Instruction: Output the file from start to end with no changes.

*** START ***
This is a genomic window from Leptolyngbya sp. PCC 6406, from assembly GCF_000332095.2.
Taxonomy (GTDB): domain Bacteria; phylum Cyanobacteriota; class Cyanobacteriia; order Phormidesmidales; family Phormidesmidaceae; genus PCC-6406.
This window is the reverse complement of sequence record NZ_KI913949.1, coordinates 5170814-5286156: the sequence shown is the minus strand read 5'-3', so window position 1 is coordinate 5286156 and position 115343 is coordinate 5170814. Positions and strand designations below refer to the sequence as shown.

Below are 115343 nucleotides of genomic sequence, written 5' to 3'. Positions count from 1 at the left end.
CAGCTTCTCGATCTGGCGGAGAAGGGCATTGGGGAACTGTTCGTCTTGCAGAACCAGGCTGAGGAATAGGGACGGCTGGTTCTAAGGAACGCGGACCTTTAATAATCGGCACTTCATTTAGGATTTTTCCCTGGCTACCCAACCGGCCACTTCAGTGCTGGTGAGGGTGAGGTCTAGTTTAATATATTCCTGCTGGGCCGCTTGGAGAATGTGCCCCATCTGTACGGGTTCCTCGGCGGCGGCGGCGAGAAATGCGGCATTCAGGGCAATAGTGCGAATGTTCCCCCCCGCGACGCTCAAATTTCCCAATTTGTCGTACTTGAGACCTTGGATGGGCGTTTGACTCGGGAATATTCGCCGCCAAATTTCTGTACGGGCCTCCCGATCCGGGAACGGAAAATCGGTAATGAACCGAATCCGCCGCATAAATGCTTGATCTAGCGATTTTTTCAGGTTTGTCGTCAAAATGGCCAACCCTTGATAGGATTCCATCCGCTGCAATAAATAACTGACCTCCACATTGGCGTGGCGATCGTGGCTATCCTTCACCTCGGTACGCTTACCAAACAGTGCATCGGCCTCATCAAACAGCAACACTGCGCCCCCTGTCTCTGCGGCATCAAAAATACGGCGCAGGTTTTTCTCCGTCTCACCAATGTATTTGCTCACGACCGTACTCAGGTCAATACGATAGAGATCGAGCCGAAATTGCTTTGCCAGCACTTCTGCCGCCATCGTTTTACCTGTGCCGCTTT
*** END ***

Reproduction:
This is a genomic window from Leptolyngbya sp. PCC 6406, from assembly GCF_000332095.2.
Taxonomy (GTDB): domain Bacteria; phylum Cyanobacteriota; class Cyanobacteriia; order Phormidesmidales; family Phormidesmidaceae; genus PCC-6406.
This window is the reverse complement of sequence record NZ_KI913949.1, coordinates 5170814-5286156: the sequence shown is the minus strand read 5'-3', so window position 1 is coordinate 5286156 and position 115343 is coordinate 5170814. Positions and strand designations below refer to the sequence as shown.

Below are 115343 nucleotides of genomic sequence, written 5' to 3'. Positions count from 1 at the left end.
CAGCTTCTCGATCTGGCGGAGAAGGGCATTGGGGAACTGTTCGTCTTGCAGAACCAGGCTGAGGAATAGGGACGGCTGGTTCTAAGGAACGCGGACCTTTAATAATCGGCACTTCATTTAGGATTTTTCCCTGGCTACCCAACCGGCCACTTCAGTGCTGGTGAGGGTGAGGTCTAGTTTAATATATTCCTGCTGGGCCGCTTGGAGAATGTGCCCCATCTGTACGGGTTCCTCGGCGGCGGCGGCGAGAAATGCGGCATTCAGGGCAATAGTGCGAATGTTCCCCCCCGCGACGCTCAAATTTCCCAATTTGTCGTACTTGAGACCTTGGATGGGCGTTTGACTCGGGAATATTCGCCGCCAAATTTCTGTACGGGCCTCCCGATCCGGGAACGGAAAATCGGTAATGAACCGAATCCGCCGCATAAATGCTTGATCTAGCGATTTTTTCAGGTTTGTCGTCAAAATGGCCAACCCTTGATAGGATTCCATCCGCTGCAATAAATAACTGACCTCCACATTGGCGTGGCGATCGTGGCTATCCTTCACCTCGGTACGCTTACCAAACAGTGCATCGGCCTCATCAAACAGCAACACTGCGCCCCCTGTCTCTGCGGCATCAAAAATACGGCGCAGGTTTTTCTCCGTCTCACCAATGTATTTGCTCACGACCGTACTCAGGTCAATACGATAGAGATCGAGCCGAAATTGCTTTGCCAGCACTTCTGCCGCCATCGTTTTACCTGTGCCGCTTT